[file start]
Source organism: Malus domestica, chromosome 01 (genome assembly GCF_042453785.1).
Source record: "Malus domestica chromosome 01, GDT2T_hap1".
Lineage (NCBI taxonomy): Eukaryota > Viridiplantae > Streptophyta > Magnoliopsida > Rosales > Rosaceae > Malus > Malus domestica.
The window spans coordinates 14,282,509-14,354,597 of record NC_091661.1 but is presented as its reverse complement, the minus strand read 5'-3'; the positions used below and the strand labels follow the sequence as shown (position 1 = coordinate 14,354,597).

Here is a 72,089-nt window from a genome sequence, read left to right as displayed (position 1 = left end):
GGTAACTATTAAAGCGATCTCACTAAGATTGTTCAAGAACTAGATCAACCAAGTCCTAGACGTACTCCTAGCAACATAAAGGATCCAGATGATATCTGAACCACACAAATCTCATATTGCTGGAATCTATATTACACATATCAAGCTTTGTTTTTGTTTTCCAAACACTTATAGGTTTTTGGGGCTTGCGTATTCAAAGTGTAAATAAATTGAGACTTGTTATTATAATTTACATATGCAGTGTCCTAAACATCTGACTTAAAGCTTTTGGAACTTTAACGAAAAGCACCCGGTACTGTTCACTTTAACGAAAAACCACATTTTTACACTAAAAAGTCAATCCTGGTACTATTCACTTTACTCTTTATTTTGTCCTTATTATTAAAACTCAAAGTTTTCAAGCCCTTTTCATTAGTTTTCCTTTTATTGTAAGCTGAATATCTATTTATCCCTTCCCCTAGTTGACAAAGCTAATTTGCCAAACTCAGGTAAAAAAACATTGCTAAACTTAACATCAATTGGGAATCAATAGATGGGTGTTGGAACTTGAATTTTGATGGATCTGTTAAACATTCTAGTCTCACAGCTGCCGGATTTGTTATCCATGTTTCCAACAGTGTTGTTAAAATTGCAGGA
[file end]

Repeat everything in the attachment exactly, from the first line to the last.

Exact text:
Source organism: Malus domestica, chromosome 01 (genome assembly GCF_042453785.1).
Source record: "Malus domestica chromosome 01, GDT2T_hap1".
Lineage (NCBI taxonomy): Eukaryota > Viridiplantae > Streptophyta > Magnoliopsida > Rosales > Rosaceae > Malus > Malus domestica.
The window spans coordinates 14,282,509-14,354,597 of record NC_091661.1 but is presented as its reverse complement, the minus strand read 5'-3'; the positions used below and the strand labels follow the sequence as shown (position 1 = coordinate 14,354,597).

Here is a 72,089-nt window from a genome sequence, read left to right as displayed (position 1 = left end):
GGTAACTATTAAAGCGATCTCACTAAGATTGTTCAAGAACTAGATCAACCAAGTCCTAGACGTACTCCTAGCAACATAAAGGATCCAGATGATATCTGAACCACACAAATCTCATATTGCTGGAATCTATATTACACATATCAAGCTTTGTTTTTGTTTTCCAAACACTTATAGGTTTTTGGGGCTTGCGTATTCAAAGTGTAAATAAATTGAGACTTGTTATTATAATTTACATATGCAGTGTCCTAAACATCTGACTTAAAGCTTTTGGAACTTTAACGAAAAGCACCCGGTACTGTTCACTTTAACGAAAAACCACATTTTTACACTAAAAAGTCAATCCTGGTACTATTCACTTTACTCTTTATTTTGTCCTTATTATTAAAACTCAAAGTTTTCAAGCCCTTTTCATTAGTTTTCCTTTTATTGTAAGCTGAATATCTATTTATCCCTTCCCCTAGTTGACAAAGCTAATTTGCCAAACTCAGGTAAAAAAACATTGCTAAACTTAACATCAATTGGGAATCAATAGATGGGTGTTGGAACTTGAATTTTGATGGATCTGTTAAACATTCTAGTCTCACAGCTGCCGGATTTGTTATCCATGTTTCCAACAGTGTTGTTAAAATTGCAGGA